Let’s talk about that moment when you just don’t know what to ask. You’re having this conversation with her, she’s responding well, but you don’t know what other questions to ask from there. You want to keep the conversation flowing, but you know being able to ask questions is a part of that flow. There’s this pressure to make sure you keep asking the questions, and more importantly, the right questions. It’s easy with that pressure to blank out and not know what to ask her on the date and I’m going to help you with that today.
Have trouble getting dates? Download your free 5-steps to quality dates ebook below
Get your free ebook here
Get my dating secrets gathered from over a decade of being in the field (as a couples therapist, matchmaker, coach, and previous work as an eHarmony lead).
Figure Out Where You Two Connect
When it comes to asking questions, it’s really just about getting to know her.
I’ve said this in other videos, and I know I’m being repetitive. Remember, the whole point in dating is to connect with someone. It’s really figuring out where you two connect. This is why I’ve said many times before, staying curious is so important, because if you just remember to stay curious, you give yourself that space to think up questions to ask. Here’s the thing. There are obviously better questions to ask that allow you to actually connect with that person and that even allows you to get to know each other in a way so that you can have the best opportunity for that to happen. You can’t just ask any questions, like, “What’s your favorite ice cream flavor?” That doesn’t actually allow you to get to know her.
Expand on Topics
When it comes to figuring out what to ask, first, just keep remembering to stay curious about her. Ask yourself, “What else can I know about her through either what she just responded?” Or, if the topic has ended, and just reflecting yourself and thinking what else do I not know about her? What I want to first talk about is that moment when she gives you an answer, and it’s a pretty good answer, whether that be text or in person.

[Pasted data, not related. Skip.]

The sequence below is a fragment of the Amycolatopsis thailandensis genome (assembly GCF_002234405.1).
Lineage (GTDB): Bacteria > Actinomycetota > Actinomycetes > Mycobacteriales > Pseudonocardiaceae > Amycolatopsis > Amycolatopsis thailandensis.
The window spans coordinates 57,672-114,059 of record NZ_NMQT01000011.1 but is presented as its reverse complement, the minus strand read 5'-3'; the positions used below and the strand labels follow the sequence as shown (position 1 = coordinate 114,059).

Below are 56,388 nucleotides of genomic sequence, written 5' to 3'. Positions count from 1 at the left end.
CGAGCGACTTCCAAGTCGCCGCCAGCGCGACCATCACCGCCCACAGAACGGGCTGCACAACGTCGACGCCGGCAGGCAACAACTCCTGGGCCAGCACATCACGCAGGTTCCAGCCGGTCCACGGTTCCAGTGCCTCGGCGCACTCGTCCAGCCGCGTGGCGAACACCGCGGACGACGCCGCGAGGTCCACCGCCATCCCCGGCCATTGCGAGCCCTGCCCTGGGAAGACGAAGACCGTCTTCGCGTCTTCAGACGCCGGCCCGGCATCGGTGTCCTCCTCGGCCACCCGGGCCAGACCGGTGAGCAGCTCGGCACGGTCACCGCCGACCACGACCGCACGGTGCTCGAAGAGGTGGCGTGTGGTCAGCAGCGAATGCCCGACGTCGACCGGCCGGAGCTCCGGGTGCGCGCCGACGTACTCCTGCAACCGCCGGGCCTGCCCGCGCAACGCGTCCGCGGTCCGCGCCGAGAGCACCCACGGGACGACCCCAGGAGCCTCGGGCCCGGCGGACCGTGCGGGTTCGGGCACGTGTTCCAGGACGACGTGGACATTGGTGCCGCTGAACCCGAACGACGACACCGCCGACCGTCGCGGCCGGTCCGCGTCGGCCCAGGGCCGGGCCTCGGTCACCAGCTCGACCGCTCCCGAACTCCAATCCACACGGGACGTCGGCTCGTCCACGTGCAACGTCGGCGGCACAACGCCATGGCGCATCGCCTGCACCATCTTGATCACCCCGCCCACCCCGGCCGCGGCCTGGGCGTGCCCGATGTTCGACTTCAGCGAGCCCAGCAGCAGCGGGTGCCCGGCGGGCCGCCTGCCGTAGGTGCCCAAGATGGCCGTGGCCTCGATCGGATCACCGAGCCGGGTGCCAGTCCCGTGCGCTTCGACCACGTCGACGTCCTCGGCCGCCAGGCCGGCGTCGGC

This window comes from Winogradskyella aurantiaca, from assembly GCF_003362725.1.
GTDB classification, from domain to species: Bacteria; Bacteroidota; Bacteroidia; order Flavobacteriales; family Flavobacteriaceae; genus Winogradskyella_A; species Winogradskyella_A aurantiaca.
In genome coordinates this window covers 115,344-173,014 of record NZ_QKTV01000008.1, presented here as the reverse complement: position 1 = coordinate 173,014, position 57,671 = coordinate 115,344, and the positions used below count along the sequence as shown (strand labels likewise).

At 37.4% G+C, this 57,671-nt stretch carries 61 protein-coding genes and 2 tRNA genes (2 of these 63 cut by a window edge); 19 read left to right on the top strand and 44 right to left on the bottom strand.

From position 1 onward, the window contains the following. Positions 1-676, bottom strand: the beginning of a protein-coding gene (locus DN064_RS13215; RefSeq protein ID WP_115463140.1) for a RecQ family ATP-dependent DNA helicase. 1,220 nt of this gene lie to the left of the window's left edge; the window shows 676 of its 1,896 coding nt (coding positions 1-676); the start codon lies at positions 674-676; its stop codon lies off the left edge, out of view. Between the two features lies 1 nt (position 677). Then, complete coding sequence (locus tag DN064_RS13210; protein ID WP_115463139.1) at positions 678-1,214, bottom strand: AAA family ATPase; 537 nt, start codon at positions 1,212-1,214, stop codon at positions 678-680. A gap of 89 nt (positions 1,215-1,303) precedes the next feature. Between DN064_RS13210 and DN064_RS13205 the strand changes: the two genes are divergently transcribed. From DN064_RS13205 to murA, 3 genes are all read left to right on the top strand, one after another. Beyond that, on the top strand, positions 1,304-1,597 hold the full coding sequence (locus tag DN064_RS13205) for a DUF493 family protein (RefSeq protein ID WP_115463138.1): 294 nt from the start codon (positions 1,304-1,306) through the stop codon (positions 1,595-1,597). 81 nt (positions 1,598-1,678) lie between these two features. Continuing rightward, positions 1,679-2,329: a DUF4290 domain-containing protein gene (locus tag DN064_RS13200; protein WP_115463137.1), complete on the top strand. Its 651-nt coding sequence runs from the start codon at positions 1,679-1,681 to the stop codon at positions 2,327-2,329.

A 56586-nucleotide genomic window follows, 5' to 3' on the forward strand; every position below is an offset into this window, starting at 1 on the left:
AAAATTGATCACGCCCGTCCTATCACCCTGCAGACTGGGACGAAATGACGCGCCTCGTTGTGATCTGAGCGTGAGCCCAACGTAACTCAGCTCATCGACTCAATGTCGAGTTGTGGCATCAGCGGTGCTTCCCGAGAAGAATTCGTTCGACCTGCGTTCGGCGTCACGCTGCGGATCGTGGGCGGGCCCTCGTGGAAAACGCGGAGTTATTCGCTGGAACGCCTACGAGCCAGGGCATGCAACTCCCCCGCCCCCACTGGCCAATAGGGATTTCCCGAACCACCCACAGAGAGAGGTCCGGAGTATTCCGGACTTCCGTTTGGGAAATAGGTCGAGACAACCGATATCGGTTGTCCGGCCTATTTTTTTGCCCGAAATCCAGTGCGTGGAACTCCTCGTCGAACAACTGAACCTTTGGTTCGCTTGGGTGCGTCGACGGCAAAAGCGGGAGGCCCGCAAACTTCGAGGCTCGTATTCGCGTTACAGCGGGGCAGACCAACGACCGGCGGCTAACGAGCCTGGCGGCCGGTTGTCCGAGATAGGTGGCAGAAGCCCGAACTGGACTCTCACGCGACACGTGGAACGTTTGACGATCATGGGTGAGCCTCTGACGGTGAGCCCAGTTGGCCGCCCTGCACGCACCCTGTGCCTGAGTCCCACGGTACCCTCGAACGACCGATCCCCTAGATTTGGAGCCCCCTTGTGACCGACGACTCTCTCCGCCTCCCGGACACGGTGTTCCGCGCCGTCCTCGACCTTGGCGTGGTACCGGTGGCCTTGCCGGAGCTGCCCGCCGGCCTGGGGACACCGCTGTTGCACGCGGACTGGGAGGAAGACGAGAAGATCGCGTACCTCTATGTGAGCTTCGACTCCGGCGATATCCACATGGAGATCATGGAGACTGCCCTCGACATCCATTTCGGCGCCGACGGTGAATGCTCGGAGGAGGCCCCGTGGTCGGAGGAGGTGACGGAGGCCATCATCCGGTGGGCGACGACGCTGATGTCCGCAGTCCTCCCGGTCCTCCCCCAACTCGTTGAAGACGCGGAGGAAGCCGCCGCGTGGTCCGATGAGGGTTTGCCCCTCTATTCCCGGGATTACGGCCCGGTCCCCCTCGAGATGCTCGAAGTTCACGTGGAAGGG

She didn’t, let’s say, ask you a question quite yet. She’s just talking about her thoughts on a specific topic.
Know that within every response she gives, there is something else to expand on.
There always is. Every time I’ve had a client asked me, “I don’t know what else to say.” Then they’ll send me the screenshot, I can already pick out at least one topic to expand on that is maybe different than what you are already talking about.
Example of expanding on topics
Let’s say, for example, you talk about how you two both play a certain instrument, and you asked her how she got started in it. She said, oh, it’s because her brother taught her, and then she wasn’t going to stick to it at first, but then she did. Now, she teaches kids about this instrument. Right there with that answer is, yes, she just made a statement.
It’s easy to think, “Oh, I don’t know where to take it from there.” But within that response, she talks about her brother, she talked about teaching, and she talked about how she’s decided to stick with it. Any of those three, you can pick one of them to then ask to expand on the story more.
Just remember that with every topic or information you get about her, ask yourself,